Less than one quarter of IT professionals think the planned NHSX contact tracing app will be effective in containing Covid-19, a new survey by Swindon-based BCS, the Chartered Institute of IT, has found.
Just 24 percent believe the app will contribute to curbing the virus, with 32 percent feeling it will make no contribution and 45 percent undecided, according to a survey.
Some 42 percent of IT experts said they would be downloading the app for themselves, with 36 percent saying they would not install it and 21 percent undecided.
Members told the organisation that data security and privacy were their top concerns, followed by doubts around the app’s ability to work effectively, and then trust in the Government.
Concern about automating the advice to self-isolate was also an issue for 27 percent of respondents.
Just over half of professionals (51 percent) said the government should switch to the decentralised Google-Apple API model of storing records.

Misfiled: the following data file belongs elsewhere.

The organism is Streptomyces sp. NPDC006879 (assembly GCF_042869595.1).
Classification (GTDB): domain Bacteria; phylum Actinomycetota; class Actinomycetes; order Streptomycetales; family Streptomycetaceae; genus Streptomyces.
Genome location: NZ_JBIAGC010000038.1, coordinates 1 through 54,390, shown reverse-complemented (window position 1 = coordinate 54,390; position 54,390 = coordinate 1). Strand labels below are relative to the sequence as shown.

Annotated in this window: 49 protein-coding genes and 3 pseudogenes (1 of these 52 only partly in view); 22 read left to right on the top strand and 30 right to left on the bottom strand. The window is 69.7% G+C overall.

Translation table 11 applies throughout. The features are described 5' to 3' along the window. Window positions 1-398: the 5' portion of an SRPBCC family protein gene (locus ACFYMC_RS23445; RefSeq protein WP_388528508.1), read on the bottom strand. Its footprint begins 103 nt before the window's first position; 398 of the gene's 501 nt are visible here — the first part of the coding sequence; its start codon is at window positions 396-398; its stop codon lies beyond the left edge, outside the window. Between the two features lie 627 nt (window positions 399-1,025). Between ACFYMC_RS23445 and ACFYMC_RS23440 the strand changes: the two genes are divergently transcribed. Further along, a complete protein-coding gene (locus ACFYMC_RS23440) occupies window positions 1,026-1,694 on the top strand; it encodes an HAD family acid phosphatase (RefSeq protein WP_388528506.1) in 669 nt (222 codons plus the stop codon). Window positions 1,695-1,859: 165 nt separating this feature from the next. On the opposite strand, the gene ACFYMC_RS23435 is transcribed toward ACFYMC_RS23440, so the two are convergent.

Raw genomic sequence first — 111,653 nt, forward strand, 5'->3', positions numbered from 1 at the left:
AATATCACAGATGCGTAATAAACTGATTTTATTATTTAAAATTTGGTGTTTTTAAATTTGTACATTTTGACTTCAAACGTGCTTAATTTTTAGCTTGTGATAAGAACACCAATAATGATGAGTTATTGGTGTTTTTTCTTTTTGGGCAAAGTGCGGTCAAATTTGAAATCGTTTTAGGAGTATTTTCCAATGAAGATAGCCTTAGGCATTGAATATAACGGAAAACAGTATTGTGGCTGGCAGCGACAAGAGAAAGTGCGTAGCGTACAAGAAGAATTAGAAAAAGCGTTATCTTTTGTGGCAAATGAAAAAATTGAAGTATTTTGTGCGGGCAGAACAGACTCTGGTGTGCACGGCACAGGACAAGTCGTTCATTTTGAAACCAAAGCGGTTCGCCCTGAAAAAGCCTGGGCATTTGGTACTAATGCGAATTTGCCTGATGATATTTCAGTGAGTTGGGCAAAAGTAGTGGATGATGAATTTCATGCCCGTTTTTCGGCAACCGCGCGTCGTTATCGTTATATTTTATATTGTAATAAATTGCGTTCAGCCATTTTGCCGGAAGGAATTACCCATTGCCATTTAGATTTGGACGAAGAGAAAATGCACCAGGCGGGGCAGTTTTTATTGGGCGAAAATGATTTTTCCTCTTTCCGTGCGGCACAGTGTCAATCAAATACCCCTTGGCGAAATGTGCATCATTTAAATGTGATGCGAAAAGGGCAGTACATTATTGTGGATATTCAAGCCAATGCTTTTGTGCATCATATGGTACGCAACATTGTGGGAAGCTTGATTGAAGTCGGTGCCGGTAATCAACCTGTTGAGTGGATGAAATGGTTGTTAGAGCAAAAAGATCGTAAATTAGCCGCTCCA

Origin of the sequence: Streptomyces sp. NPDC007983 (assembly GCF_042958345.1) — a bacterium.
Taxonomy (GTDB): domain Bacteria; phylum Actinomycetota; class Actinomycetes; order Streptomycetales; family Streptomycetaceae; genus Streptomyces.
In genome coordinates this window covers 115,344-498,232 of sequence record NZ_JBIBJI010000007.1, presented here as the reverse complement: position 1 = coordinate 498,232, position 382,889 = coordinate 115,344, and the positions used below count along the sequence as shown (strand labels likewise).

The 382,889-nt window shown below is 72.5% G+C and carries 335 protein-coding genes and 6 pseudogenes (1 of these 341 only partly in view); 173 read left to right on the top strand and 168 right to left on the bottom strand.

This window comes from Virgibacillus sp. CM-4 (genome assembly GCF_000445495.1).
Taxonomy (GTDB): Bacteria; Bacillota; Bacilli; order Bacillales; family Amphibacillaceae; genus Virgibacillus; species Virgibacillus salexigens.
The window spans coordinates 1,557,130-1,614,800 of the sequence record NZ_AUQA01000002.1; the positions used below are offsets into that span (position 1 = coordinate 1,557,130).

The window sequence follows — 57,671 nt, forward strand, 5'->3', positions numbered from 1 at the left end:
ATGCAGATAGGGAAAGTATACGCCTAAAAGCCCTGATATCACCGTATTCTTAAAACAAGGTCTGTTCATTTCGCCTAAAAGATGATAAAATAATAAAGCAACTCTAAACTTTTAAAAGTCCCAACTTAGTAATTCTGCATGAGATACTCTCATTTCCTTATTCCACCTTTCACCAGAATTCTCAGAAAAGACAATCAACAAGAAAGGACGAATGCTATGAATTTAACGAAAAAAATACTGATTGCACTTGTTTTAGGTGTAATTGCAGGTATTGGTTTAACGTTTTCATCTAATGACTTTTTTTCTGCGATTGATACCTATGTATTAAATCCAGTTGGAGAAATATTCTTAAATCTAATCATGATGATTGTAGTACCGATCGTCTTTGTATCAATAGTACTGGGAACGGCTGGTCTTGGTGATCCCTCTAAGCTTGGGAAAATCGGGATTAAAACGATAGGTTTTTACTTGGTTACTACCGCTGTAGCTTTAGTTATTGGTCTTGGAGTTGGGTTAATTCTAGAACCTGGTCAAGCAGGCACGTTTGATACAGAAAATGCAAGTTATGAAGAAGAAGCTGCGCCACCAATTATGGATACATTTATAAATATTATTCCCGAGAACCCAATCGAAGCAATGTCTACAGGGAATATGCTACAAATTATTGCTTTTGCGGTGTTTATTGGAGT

Only 23 percent favour the planned centralised model designed into the app currently, and most of the rest had no opinion.
Dr Bill Mitchell OBE, director of policy at BCS said: “BCS is clear that if done ethically and competently a tracing app can make a huge contribution to stopping the spread of Covid-19; but a majority of our members don’t believe the current model will work and are worried about the reliance on a centralised database.
“Yet despite their doubts 42 percent would still install the app and 21 percent are undecided. It feels like there is a lot of goodwill out there to give a tracing app a chance - if it can be shown to work.
“That means if these concerns are fully addressed then maybe over 60 percent of the population will install a high quality app. That’s the magic adoption figure we need for the app to have real impact on stopping Covid-19.
“The government will need to work hard to convince people that ‘ethical by design, correct by design, and privacy by default’ values are baked into the app to get the download numbers it is aiming for.”
BCS received survey responses from 1,716 of its members, in a poll issued between May 11 and 15.